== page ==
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Driving Electric Cars Electric Car Charging

EV Charging Troubles Road on a Long Road Trip

A friend of mine was kind enough to share a road trip where he ran into all kinds of adversity. I hope you find it entertaining and insightful.

the One thing that I do after buying a new car is to take it on a long road trip. So, having recently bought a new electric car (an Audi e-Tron and my first pure BEV), I looked forward to taking it on our annual trip from Southern California to Lake Tahoe, a journey of 470 miles. In preparation for this trip, I planned charging stops using the PlugShare site. To ensure that the trip would go without a hitch (as we would be traveling through sparsely populated areas), I planned for various scenarios several times and even installed the app on my phone. I especially looked forward to this trip as it would allow me to both tests the experience of using an EV for a long drive and the state of the charging infrastructure.

On a hot late-July summer evening my teenage son and I started this trip with about 70% charge. I drove the first leg and our planned first charging stop was about 70 miles away. It went almost as planned and we were able to use the Electrify America station without too much trouble (we did have to switch to a different charger after the first one didn’t work). Twenty minutes later we were on our way. Our next stop was about 2 hours away. My teenage son drove in typical impatient teenager fashion and we were making good time.

By the time we pulled into the Electrify America station, it was around 9 PM and dark already. The desolate station was on an abandoned gas station in the middle of nowhere and the dusty road was only partially paved. As we parked, the red “Charger Unavailable” text on all four chargers made my heart sink.  Using the PlugShare app, I was informed that CalTrans has installed a free charger in the adjacent rest stop (yes!). We drove a few hundred yards to use that high-speed (50 kWh) charger. As we plugged in, the charger would not start. Unplugging and retrying several times yielded the same result. At this point, my stress level was starting to rise.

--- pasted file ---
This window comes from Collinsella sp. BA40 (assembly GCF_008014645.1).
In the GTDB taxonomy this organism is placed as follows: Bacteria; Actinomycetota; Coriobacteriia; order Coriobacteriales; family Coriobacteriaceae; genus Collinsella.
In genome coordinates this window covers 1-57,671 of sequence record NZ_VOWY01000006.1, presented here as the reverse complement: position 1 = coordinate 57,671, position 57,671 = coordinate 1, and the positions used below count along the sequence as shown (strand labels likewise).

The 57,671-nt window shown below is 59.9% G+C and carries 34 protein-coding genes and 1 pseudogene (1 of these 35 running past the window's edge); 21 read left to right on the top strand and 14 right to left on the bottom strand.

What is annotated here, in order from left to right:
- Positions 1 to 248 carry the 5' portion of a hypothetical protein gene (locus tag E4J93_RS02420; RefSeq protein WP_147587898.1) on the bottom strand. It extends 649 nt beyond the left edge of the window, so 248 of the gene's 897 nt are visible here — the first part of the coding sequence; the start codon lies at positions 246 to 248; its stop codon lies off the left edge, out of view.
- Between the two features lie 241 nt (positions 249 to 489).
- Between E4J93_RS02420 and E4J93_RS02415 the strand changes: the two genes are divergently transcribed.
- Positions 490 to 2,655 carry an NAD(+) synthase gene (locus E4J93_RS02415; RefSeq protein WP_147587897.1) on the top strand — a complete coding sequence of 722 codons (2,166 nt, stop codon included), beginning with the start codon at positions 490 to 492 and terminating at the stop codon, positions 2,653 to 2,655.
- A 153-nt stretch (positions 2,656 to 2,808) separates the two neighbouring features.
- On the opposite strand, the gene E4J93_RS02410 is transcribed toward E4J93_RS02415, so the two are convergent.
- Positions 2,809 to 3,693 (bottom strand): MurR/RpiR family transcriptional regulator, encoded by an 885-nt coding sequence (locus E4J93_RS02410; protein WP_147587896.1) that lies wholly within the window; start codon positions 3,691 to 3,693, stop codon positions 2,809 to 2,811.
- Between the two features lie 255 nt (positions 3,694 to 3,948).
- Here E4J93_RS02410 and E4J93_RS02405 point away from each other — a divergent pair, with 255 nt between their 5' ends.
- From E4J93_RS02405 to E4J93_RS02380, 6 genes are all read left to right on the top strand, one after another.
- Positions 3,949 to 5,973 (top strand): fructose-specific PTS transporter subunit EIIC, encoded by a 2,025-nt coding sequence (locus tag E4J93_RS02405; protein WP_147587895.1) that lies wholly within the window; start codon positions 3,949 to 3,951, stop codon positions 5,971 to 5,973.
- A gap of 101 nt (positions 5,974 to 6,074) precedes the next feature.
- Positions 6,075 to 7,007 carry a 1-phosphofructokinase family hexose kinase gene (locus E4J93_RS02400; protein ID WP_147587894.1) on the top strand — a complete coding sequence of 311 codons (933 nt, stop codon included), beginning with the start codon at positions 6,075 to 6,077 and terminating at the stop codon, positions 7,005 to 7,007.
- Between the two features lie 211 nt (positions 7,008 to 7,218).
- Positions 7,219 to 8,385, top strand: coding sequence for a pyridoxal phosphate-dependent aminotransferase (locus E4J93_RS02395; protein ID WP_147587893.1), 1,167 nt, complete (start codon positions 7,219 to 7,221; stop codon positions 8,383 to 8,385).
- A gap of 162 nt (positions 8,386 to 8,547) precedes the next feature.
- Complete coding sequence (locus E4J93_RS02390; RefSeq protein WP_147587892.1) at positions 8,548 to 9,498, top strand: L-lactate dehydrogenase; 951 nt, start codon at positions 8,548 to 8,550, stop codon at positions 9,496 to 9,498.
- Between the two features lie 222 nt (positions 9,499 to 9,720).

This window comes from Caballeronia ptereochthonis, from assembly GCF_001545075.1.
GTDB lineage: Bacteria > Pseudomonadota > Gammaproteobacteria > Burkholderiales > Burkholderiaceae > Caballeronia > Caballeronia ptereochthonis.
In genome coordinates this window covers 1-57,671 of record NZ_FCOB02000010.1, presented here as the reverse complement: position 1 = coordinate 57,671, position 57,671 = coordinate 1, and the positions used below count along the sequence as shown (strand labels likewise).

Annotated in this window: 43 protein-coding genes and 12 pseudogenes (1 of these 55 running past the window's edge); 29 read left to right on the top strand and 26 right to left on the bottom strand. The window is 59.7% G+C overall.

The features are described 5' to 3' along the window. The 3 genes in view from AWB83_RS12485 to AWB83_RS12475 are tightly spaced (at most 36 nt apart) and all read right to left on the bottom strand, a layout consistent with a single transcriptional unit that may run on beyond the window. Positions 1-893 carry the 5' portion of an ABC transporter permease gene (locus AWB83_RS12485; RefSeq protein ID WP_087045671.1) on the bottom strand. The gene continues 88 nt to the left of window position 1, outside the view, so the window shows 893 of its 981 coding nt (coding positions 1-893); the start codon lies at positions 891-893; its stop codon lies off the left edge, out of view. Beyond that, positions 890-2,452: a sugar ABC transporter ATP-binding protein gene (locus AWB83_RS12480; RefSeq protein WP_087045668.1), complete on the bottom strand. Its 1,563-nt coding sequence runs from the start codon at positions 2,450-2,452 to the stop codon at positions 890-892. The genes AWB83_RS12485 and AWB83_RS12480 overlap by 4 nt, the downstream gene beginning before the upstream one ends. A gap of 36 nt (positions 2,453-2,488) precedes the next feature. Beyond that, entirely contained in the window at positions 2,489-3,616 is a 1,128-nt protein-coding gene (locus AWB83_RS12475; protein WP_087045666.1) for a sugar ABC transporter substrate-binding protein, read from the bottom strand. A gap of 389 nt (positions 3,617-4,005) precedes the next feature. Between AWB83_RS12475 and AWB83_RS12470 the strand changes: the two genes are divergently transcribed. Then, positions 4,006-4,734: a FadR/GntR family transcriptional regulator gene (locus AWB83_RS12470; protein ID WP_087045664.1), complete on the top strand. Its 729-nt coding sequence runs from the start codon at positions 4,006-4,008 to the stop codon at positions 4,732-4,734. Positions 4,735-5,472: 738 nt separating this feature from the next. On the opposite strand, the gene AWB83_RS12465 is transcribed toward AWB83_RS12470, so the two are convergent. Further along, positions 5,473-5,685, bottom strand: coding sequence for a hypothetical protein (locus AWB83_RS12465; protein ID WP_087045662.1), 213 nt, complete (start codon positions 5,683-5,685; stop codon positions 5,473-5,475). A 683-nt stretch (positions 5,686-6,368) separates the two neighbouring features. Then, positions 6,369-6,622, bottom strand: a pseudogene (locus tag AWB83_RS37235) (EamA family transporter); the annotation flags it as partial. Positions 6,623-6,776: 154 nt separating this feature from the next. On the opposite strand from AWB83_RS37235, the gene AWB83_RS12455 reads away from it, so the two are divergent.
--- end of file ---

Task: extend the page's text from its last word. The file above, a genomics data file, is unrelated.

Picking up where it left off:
“Ok, let me call the Electrify America customer service,” I thought to myself.  Luckily someone answered promptly, and a cheerful voice asked how my day was going. After initial pleasantries, I told her the problem with the Electrify America chargers not working, and she helpfully offered to reboot all the chargers. I nervously waited as the machines rebooted through the DOS-like blue screen with white text. A few breathless moments later, the familiar plug-in prompt appeared on the screens. With high hopes, I plugged in as I remained on the phone. Shortly thereafter, the dreaded error screen reappeared, and again and again as I tried all the chargers. After rebooting the machines again and retrying, the service rep told me she didn’t know what the issue was and asked me to look up the closest charger that I could get to with my PlugShare app. I told her that would be about 25 miles of backtrack.  Then she apologized that she couldn’t help me any further and offered a free charging session next time.